Retrenchment from Africa Has China Eyeing the Middle East

Yun Sun

Image courtesy of AFP

China’s announcement late last year that it will scale back the money it lends to Africa, from $60 billion to $40 billion over the next three years, has raised questions about Beijing’s long-term strategy on the continent. But it has also opened another line of inquiry: If Chinese infrastructure investment is leaving Africa, where is that money going?

The Middle East could be part of the answer. Last month, in a span of just five days, foreign ministers from Saudi Arabia, Kuwait, Oman, and Bahrain visited China along with the secretary general of the Gulf Cooperation Council. China also invited the Turkish and Iranian foreign ministers, ostensibly for talks on trade and investment.

These trips reflect shifts in China’s relationship with the Middle East. GCC leaders are mobilized by the aspiration of restarting talks on a China-GCC free trade agreement. The two sides held nine rounds of negotiations between 2005 and 2016 before they were disrupted by intra-GCC politics – namely, the severing of Saudi, Emirati, and Bahraini ties with Qatar. With the internal rifts now mended, negotiations with China are back on track.

China, for its part, also appears ready to move swiftly. The Chinese foreign minister recently listed “speedy conclusion of the GCC FTA arrangement” as a priority of China’s foreign policy in 2022. And while details of the meetings with the Turkish and Iranian foreign ministers have not been made public, Chinese media has speculated that regional development and economic cooperation are the top priorities for all three countries.

Much of China’s economic engagement with the Middle East has taken place under the framework of the Belt and Road Initiative (BRI), Xi’s grand strategy for global economic engagement. Given the region’s importance for trade and energy, the Middle East naturally occupies a significant place in China’s BRI plans. This is also why the first three years of the BRI brought a rapid increase of Chinese lending to the Middle East, from $300 million in 2014 to $8.8 billion in 2017 (including a 10-fold increase in 2015 alone).

Africa was another important region for China’s BRI plans. But China’s economic slowdown in recent years, and a decrease in Beijing’s BRI-related lending amid pandemic-induced debt sustainability concerns, made many African countries less appealing for Chinese lending. Compared to Africa, China-MiddleEast ties are less susceptible to a BRI slowdown. This is primarily because China’s energy demand from the Middle East is relatively stable and could increase in the next three to five years ahead of 2030, when China’s carbon emissions are set to peak.

Meanwhile, the Middle East’s demand for Chinese products and services is likely to grow rather than decline. Unlike many African countries, which have been heavily dependent on Chinese loans to fuel their domestic infrastructure development, Middle Eastern states are in a better financial position and therefore do not need to borrow money from China to support domestic growth. In this sense, Middle Eastern countries are better shielded from China’s economic fluctuations than Africa ever was.

Just as China’s commitment to Africa enters a new phase, China’s economic ties with the Middle East continue to evolve. For example, in the energy sector, renewable energy – such as solar, wind, hydropower, and civil nuclear power – has been added to the traditional cooperation portfolio. China also views the Middle East as a tremendous opportunity for infrastructure development given the region’s under-developed transportation system – such as railways, highways, and ports – and Chinese companies’ comparative advantage. Shifting focus from infrastructure development in Africa to the MiddleEast makes financial and practical sense.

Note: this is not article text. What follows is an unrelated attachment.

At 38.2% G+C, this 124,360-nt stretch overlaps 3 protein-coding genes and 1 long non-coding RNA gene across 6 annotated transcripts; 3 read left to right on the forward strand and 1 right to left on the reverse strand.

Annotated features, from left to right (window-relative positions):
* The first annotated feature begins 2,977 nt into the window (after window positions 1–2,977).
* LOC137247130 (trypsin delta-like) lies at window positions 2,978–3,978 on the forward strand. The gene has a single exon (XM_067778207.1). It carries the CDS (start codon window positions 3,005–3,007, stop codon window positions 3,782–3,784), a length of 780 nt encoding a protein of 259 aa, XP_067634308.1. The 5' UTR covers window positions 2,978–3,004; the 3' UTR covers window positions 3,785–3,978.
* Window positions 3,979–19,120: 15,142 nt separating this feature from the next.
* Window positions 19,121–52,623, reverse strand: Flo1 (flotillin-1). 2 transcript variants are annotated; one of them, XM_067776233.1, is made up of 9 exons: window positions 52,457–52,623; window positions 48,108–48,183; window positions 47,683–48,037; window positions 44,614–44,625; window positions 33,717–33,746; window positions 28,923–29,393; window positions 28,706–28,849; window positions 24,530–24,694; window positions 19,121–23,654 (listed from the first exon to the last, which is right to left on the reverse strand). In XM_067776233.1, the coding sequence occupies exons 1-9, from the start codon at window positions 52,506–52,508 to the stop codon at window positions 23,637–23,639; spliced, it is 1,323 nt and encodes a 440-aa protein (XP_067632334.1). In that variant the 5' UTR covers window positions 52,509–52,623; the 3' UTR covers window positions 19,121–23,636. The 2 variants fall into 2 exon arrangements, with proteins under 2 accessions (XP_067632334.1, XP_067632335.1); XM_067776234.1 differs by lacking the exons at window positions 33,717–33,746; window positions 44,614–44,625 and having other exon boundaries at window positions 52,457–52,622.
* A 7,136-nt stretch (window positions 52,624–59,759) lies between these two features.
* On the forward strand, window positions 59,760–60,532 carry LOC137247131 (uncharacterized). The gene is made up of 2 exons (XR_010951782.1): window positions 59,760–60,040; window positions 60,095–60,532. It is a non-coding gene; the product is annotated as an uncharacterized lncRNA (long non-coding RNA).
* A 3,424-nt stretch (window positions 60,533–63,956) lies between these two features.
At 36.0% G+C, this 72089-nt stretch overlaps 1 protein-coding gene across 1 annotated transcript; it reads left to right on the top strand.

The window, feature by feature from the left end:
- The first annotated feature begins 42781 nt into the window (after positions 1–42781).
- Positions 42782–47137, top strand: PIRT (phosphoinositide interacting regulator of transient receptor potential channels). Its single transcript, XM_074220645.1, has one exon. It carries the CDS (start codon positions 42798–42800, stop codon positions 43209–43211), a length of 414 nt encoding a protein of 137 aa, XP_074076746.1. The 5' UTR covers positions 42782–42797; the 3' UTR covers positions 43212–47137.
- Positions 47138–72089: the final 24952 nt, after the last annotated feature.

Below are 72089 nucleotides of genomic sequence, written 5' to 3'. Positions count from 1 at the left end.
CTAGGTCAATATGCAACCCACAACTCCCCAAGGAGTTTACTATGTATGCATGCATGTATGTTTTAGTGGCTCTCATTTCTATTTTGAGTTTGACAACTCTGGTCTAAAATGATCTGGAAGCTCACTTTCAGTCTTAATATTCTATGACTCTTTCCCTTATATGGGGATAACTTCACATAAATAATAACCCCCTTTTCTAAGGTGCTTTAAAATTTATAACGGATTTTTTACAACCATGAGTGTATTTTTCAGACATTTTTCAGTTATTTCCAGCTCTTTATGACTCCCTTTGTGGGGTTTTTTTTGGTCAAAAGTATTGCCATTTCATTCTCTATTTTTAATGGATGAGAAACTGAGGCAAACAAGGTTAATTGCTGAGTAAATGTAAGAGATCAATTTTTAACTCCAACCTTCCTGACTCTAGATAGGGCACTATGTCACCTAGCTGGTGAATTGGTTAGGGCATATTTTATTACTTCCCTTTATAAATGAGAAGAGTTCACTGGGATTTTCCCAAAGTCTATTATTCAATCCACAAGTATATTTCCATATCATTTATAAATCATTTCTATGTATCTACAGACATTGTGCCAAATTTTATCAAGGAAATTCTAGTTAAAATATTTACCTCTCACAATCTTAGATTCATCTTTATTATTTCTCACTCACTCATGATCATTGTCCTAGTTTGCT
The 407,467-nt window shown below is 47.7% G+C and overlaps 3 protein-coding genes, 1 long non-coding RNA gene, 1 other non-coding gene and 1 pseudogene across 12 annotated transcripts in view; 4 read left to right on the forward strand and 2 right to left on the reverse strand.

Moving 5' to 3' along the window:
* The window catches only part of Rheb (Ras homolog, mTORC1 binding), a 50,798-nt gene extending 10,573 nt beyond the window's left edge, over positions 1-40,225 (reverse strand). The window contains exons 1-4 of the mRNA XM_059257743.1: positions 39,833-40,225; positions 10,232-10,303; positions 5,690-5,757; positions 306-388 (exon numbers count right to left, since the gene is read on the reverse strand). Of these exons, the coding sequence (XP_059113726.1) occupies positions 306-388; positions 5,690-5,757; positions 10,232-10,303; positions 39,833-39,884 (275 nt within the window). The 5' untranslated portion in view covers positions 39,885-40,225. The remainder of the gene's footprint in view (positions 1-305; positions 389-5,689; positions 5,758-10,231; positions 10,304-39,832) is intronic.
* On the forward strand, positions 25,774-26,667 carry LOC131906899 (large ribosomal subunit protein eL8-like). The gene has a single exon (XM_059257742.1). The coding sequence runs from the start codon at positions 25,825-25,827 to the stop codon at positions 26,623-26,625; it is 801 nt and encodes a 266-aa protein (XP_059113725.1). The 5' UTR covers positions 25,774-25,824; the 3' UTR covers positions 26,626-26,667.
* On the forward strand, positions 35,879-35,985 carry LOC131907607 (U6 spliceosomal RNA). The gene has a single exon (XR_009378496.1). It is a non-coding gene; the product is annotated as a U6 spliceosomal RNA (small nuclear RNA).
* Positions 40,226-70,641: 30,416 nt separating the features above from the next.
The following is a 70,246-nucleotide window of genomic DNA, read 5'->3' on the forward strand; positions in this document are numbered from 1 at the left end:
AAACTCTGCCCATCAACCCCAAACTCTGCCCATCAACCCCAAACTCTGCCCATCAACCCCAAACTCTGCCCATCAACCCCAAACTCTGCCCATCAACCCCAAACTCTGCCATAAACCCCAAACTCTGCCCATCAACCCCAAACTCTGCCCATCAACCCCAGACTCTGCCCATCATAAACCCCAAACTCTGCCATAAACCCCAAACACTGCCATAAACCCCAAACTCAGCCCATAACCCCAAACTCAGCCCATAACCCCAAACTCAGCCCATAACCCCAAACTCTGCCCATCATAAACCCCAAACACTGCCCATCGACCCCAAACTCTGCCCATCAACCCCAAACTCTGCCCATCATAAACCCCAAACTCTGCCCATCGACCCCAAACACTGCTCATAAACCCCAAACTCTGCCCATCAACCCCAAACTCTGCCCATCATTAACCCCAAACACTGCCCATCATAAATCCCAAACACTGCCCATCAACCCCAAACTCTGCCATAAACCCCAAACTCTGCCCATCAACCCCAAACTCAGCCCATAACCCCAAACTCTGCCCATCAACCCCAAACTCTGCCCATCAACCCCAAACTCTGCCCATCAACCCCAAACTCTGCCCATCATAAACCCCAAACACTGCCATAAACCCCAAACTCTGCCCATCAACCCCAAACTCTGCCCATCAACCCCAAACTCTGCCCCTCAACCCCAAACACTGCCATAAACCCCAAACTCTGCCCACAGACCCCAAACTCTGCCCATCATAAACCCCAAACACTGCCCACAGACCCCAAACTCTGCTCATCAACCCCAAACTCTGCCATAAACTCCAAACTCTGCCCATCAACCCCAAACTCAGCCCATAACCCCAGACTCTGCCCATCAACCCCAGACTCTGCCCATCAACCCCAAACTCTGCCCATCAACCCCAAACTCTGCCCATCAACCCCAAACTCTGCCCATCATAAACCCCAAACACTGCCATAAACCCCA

Indeed, the intensive diplomatic engagement between China and Middle Eastern countries indicates the increasingly important role China plays in the region, and vice versa. This is first and foremost reflected in bilateral trade. In 2020, China was the region’s largest trading partner, with a total trade volume of $272.63 billion. Contrary to the perception that China-Middle East ties consist exclusively of energy imports, China in fact runs a trade surplus with the Middle East. In 2020, China imported 250 million tons of Middle Eastern crude, around 50 percent of China’s global imports. The same year, Chinaexported $144 billion worth of machinery, equipment, automobiles, and other products to the Middle East.

Equally important from China’s standpoint, the Middle East occupies a relatively small portion of Chinese total foreign direct investment. In 2019, China’s total FDI to the region was $2.75 billion, roughly 2 percent of its global total.

China’s investment in the Middle East is not new. The most impressive economic package China has delivered in the region was unveiled during President Xi’s visit to Egypt, in January 2016, when China committed $55 billion in financing, including $15 billion for industrial development and $10 billion for energy cooperation. Xi’s interest in the region boosted China’s engagement, elevating it in 2016 to the largest investor to the Arab world.

But as China increasingly seeks to insulate its investments from risk, China’s retrenchment from Africa could be a boon for Middle Eastern states. While it is not yet clear what China’s new relationship with Africa will look like, what is increasingly obvious is that Beijing views investment in the Middle East as a safer long-term bet.

Yun Sun is director of the China program and co-director of the East Asia program at the Stimson Center in Washington, DC. Her expertise is in Chinese foreign policy, US-China relations and China’s relations with neighboring countries and authoritarian regimes.